For example: in 1959, Bell, who had only recently graduated from the prestigious University of Pittsburgh Law School in 1957 and was the only African American working in the US Justice Department at the time, refused to resign his membership in the National Association for the Advancement of Colored People (NAACP), which his bosses thought might compromise his objectivity, or call into question that of the Justice Department, and instead quit his job. Or: in 1961, after taking a job with the NAACP's Legal Defense and Educational Fund, he supervised the legal aspect of James Meredith's attempts to enroll in and eventual admission to the University of Mississippi, in 1962.
And: in 1980, Derrick Bell, after having taught at Harvard Law School since 1969, where he became that institution's first tenured African American law professor, left to become the dean of the University of Oregon School of Law. He resigned from his Oregon post in a dispute over the lack of faculty diversity. He subsequently returned to Harvard in 1986, where he staged a 5-day sit-in in his office to protest HLS's denial of tenure to 2 junior colleagues who were working in what would later become the widely disseminated "critical legal studies" methodology. And again: in 1990, after taking account of HLS's dismal record of hiring and tenuring women and people of color, Bell announced that he was taking an unpaid leave of absence until the school appointed a woman of color to its tenured ranks. When he did not return from his protest leave, having taken a temporary position at NYU Law school, HLS dismissed him, in 1992. Harvard would not hire a tenured woman of color to its law school ranks until 1998, when it appointed civil rights attorney and former University of Pennsylvania Law School professor Lani Guinier.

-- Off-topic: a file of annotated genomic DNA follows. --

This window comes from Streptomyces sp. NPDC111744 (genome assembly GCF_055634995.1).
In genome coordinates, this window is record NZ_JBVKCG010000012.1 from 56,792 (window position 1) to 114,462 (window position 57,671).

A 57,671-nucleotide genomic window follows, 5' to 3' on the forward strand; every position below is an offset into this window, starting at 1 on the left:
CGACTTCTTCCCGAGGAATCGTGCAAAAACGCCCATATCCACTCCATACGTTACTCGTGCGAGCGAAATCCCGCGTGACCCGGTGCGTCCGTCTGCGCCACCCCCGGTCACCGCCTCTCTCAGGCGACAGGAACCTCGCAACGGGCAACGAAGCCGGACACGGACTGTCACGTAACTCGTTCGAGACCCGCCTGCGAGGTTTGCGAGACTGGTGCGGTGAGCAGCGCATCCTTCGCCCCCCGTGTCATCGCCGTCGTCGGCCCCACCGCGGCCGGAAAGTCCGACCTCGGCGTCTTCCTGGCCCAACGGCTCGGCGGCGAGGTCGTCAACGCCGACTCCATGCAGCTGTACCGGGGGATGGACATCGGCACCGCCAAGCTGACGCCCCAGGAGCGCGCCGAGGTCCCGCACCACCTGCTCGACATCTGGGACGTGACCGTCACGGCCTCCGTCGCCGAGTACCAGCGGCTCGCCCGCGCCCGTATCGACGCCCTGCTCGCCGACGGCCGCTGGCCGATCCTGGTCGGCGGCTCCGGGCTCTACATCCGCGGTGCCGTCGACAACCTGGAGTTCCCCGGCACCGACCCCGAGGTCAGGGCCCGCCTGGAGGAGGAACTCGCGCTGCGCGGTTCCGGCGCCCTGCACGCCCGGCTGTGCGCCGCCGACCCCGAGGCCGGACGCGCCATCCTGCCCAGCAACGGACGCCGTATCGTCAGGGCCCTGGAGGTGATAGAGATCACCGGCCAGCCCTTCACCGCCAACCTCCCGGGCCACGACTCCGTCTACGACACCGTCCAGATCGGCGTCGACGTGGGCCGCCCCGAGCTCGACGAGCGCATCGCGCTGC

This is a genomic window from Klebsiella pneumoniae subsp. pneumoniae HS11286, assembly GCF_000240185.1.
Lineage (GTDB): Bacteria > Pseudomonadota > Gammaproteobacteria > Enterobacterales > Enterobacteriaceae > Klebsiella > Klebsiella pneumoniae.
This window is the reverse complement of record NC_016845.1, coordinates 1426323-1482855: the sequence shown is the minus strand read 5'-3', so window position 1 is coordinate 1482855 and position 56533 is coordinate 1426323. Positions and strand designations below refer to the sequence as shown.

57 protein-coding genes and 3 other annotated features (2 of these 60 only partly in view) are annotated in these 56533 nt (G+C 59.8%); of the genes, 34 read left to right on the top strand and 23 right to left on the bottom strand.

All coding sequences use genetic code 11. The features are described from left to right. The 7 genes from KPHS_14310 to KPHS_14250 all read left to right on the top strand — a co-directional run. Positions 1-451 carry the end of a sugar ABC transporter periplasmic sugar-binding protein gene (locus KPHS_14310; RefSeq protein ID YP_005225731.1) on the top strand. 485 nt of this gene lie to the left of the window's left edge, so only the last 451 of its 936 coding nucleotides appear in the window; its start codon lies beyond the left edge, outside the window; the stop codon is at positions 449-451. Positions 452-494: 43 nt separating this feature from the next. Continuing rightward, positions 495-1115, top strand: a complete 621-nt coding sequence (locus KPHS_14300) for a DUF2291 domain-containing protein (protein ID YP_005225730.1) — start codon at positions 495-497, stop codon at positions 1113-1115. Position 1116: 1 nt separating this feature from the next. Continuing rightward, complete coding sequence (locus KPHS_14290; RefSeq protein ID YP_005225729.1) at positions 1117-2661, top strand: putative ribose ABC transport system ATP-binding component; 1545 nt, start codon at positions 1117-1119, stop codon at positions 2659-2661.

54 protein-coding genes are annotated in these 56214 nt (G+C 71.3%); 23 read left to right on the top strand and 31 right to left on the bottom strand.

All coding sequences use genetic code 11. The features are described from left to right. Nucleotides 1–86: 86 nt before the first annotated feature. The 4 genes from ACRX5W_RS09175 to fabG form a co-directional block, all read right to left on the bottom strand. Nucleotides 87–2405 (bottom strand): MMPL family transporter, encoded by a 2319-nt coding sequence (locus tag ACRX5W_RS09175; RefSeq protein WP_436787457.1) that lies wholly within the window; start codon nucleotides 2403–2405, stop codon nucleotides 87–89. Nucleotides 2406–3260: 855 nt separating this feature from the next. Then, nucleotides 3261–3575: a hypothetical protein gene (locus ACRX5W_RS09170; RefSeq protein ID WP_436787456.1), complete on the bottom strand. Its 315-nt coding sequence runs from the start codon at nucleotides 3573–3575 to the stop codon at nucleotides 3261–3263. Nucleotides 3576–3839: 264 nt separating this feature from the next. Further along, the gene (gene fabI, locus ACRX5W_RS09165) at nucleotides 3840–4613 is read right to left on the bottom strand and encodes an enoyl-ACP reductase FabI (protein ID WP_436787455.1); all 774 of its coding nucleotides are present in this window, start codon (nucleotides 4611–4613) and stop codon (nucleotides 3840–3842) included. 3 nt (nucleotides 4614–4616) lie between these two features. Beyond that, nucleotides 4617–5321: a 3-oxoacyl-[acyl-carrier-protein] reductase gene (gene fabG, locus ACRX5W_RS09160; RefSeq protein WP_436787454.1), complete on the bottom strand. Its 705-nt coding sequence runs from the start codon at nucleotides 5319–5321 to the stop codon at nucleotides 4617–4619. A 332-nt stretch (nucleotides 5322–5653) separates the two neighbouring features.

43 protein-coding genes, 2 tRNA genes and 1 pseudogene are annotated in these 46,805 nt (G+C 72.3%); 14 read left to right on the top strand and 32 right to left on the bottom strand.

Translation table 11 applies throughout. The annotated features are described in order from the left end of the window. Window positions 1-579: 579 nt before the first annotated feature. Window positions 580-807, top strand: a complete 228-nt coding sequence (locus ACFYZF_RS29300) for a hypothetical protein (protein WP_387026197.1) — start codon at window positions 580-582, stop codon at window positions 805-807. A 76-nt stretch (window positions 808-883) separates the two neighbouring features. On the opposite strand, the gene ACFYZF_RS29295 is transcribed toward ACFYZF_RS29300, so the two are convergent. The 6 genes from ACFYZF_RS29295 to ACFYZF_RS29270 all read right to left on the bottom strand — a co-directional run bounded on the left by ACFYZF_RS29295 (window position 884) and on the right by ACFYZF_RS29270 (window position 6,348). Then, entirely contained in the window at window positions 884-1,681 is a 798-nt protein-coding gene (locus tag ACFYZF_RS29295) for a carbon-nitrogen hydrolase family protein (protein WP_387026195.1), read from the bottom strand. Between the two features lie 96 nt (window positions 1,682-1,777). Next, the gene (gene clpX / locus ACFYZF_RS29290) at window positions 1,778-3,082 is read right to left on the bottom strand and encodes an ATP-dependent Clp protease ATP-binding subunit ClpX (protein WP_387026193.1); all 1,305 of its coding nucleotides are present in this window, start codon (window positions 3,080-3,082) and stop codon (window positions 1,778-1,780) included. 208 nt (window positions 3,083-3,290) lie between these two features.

During my stint at NYU's Faculty Resource Network, I had the opportunity to work with Professor Bell, who graciously agreed to lead a seminar for the faculty members participating in this academic development program from smaller local and national institutions, including a number of historically black colleges and universities, and Hispanic/Latino-serving colleges and universities. Not only was he a pleasure to deal with, but he made it clear that he saw his role as facilitating knowledge exchange with fellow scholars. The enthusiasm that all the participants of his seminar expressed before it began and after it concluded was a summer highlight. Though he often spoke softly, he had a galvanizing voice and manner, and his innovative, insightful mode and manner of thought, his courage and conviction, and his gentleness and kindness kindled in whatever he was talking about. I never had the opportunity to study with him, but I was able to take his measure and have considered him a model of what a professor, a scholar and a public intellectual might be. Everyone I know who studied under him sang his praises, and working with him, I got to see why.
Derrick Bell's books include Race, Racism and American Law (Little Brown & Co. 6th ed., 2008, original ed., 1973); Silent Covenant: Brown v. Board of Education and the Unfulfilled Hopes for Racial Reform (Oxford University Press, 2004); Ethical Ambition: Living a Life of Meaning and Worth (Bloomsbury, 2002); Afrolantica Legacies (Third World Press, 1998); Constitutional Conflicts (Anderson Press, 1997); Confronting Authority: Reflections of an Ardent Protestor (Beacon Press, 1996); Gospel Choirs (1996); Faces at the Bottom of the Well: The Permanence of Racism (1992); and And We Are Not Saved: The Elusive Quest for Racial Justice (1992).
His passing is a great loss. RIP, Derrick A. Bell Jr.